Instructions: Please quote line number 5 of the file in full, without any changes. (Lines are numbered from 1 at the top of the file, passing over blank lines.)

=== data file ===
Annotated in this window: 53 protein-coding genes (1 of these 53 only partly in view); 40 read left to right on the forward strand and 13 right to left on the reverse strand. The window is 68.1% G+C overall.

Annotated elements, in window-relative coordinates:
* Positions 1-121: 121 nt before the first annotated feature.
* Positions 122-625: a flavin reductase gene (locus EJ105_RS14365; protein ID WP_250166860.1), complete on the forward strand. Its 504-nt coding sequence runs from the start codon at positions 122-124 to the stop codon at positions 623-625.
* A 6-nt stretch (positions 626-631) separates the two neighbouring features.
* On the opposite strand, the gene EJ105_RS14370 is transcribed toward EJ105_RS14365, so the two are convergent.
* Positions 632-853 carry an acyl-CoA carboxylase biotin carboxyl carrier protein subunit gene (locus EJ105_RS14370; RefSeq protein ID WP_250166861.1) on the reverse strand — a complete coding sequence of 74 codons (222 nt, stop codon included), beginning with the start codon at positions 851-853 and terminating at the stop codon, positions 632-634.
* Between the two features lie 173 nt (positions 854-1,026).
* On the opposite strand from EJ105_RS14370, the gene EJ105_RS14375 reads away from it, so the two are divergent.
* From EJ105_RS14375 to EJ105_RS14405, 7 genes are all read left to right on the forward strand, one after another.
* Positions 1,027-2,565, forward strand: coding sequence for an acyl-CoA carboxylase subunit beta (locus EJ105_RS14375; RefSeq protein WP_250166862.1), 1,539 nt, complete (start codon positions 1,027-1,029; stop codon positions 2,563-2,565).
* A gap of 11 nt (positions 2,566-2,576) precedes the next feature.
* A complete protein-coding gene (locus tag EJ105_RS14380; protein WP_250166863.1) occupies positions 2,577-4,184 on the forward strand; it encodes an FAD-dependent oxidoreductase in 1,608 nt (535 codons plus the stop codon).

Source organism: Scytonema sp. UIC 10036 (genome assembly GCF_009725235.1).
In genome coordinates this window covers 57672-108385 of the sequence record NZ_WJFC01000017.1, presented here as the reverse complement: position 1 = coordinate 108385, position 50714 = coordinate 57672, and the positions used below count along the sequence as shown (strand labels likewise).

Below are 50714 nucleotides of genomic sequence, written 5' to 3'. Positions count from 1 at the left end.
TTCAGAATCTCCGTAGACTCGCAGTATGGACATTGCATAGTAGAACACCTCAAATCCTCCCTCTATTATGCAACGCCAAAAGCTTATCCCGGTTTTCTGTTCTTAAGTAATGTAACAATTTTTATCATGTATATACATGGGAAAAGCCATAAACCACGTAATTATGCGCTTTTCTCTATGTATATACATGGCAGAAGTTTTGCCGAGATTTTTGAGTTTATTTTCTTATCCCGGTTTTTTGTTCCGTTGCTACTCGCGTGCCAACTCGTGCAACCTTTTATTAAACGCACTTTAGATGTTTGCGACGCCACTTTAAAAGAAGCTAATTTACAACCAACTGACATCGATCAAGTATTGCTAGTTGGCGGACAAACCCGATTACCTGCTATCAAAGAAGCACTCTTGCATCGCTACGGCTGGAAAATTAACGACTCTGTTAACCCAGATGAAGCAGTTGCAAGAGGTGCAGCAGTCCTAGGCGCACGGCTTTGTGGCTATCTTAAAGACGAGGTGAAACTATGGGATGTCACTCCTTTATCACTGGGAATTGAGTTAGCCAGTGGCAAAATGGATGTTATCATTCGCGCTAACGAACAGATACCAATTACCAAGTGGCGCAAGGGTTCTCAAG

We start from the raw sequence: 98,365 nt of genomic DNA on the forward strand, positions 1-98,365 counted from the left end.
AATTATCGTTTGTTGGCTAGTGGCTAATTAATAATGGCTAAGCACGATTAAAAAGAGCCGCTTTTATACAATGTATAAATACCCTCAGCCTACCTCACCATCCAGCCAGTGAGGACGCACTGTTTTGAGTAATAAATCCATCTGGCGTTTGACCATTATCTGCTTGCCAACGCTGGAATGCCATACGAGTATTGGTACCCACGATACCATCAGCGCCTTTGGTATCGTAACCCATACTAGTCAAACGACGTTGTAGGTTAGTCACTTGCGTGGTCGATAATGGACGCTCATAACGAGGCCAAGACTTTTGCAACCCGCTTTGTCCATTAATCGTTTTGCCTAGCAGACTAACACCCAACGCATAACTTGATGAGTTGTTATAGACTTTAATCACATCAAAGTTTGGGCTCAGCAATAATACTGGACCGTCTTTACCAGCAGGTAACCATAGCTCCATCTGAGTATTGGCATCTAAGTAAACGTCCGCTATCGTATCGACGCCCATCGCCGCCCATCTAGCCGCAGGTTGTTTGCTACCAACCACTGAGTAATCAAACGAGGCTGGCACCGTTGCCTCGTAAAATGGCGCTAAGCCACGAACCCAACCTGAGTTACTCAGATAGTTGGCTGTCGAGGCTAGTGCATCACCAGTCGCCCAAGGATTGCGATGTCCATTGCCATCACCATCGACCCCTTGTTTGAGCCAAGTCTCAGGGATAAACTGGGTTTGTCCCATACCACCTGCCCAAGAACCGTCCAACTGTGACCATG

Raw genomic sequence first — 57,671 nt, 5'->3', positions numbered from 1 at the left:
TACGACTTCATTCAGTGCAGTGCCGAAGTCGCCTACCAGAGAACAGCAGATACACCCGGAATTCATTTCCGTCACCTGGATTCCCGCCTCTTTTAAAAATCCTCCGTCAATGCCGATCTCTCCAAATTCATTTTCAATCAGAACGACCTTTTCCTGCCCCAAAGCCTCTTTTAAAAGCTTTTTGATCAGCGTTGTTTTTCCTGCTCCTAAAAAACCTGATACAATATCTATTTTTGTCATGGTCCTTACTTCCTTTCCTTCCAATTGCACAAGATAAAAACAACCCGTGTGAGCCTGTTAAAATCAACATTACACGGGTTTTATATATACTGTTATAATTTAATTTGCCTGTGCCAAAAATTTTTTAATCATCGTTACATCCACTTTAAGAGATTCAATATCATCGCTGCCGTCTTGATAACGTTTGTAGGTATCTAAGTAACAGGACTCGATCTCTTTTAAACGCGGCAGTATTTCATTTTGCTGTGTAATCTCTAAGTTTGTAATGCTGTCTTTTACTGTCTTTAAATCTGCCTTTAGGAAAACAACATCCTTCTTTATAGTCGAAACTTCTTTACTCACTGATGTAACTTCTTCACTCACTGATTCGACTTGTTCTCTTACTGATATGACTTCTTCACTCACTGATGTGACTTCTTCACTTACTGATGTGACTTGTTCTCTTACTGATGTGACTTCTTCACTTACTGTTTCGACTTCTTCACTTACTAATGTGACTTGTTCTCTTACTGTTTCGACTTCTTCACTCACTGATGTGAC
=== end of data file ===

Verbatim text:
* A 6-nt stretch (positions 626-631) separates the two neighbouring features.